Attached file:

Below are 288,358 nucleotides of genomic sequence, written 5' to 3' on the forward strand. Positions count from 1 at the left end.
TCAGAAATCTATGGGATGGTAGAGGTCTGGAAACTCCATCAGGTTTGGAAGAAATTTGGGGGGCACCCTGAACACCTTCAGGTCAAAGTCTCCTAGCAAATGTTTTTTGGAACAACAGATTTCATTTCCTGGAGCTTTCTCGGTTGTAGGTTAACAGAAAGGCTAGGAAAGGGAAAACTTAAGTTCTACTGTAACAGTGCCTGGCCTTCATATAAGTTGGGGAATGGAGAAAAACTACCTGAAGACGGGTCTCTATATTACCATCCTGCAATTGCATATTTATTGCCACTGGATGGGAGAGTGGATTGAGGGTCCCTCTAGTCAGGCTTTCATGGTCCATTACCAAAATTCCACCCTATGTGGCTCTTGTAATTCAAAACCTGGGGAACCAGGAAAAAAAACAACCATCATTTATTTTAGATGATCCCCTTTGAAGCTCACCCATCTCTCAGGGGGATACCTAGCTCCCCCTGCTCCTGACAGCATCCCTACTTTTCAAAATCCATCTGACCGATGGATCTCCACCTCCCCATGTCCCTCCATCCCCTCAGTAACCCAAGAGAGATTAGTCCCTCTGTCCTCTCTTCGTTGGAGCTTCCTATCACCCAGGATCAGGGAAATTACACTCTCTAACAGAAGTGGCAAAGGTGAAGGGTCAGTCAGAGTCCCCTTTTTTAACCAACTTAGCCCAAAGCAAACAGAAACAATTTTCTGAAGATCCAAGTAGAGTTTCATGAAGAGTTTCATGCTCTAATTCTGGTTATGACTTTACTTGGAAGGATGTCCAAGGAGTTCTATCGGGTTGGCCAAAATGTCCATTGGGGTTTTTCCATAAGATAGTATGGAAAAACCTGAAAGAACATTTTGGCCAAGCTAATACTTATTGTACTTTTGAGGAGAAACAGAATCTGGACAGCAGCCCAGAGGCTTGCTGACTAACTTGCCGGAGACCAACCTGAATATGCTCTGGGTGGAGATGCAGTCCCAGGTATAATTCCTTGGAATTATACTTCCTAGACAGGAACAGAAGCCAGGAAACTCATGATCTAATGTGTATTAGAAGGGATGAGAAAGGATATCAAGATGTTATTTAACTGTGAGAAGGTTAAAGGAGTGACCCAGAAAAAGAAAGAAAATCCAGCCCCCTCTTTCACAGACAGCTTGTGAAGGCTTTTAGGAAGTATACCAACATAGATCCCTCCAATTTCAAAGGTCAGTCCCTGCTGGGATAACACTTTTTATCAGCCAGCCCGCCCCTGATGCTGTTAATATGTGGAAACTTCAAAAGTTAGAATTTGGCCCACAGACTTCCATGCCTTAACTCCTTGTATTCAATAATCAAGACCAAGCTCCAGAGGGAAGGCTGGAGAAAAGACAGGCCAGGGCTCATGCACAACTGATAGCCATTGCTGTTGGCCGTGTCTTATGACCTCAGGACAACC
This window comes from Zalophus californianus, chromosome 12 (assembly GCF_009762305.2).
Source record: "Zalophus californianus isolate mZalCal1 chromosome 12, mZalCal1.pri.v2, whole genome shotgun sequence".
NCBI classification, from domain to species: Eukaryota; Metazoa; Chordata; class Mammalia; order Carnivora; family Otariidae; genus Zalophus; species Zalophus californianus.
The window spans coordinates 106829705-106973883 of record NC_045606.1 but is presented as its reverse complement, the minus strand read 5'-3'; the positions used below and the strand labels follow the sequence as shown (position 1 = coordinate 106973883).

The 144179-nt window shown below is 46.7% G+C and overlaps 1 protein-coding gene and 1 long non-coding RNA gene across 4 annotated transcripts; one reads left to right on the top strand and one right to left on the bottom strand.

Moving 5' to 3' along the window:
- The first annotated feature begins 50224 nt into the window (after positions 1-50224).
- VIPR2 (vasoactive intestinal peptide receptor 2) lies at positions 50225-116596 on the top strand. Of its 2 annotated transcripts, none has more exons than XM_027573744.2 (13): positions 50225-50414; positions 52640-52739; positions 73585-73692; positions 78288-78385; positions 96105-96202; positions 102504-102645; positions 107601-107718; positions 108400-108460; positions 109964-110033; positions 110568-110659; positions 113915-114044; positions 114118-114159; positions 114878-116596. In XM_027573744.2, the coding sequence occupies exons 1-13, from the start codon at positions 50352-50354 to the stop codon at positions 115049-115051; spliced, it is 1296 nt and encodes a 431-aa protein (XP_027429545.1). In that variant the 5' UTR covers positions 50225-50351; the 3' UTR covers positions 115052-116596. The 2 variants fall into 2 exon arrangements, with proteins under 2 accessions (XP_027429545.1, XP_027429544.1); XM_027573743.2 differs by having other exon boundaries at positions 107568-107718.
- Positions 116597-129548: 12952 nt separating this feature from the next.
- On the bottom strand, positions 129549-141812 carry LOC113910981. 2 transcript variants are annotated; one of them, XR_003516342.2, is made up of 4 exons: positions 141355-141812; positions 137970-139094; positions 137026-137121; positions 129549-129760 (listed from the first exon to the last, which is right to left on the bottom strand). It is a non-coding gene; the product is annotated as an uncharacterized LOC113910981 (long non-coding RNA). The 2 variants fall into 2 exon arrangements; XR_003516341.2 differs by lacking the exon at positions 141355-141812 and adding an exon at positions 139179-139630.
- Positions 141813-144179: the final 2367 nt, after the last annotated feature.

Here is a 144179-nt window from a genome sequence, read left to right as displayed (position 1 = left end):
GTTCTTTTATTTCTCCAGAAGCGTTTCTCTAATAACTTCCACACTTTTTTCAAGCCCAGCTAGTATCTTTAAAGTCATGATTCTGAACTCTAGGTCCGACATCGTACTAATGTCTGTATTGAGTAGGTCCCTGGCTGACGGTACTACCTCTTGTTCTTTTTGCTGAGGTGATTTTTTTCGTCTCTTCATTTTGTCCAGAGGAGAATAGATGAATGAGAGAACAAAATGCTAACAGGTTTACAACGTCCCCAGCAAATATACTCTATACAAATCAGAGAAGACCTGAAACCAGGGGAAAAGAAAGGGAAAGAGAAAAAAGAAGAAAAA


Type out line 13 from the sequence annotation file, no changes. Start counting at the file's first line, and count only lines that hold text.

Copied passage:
- Positions 141813-144179: the final 2367 nt, after the last annotated feature.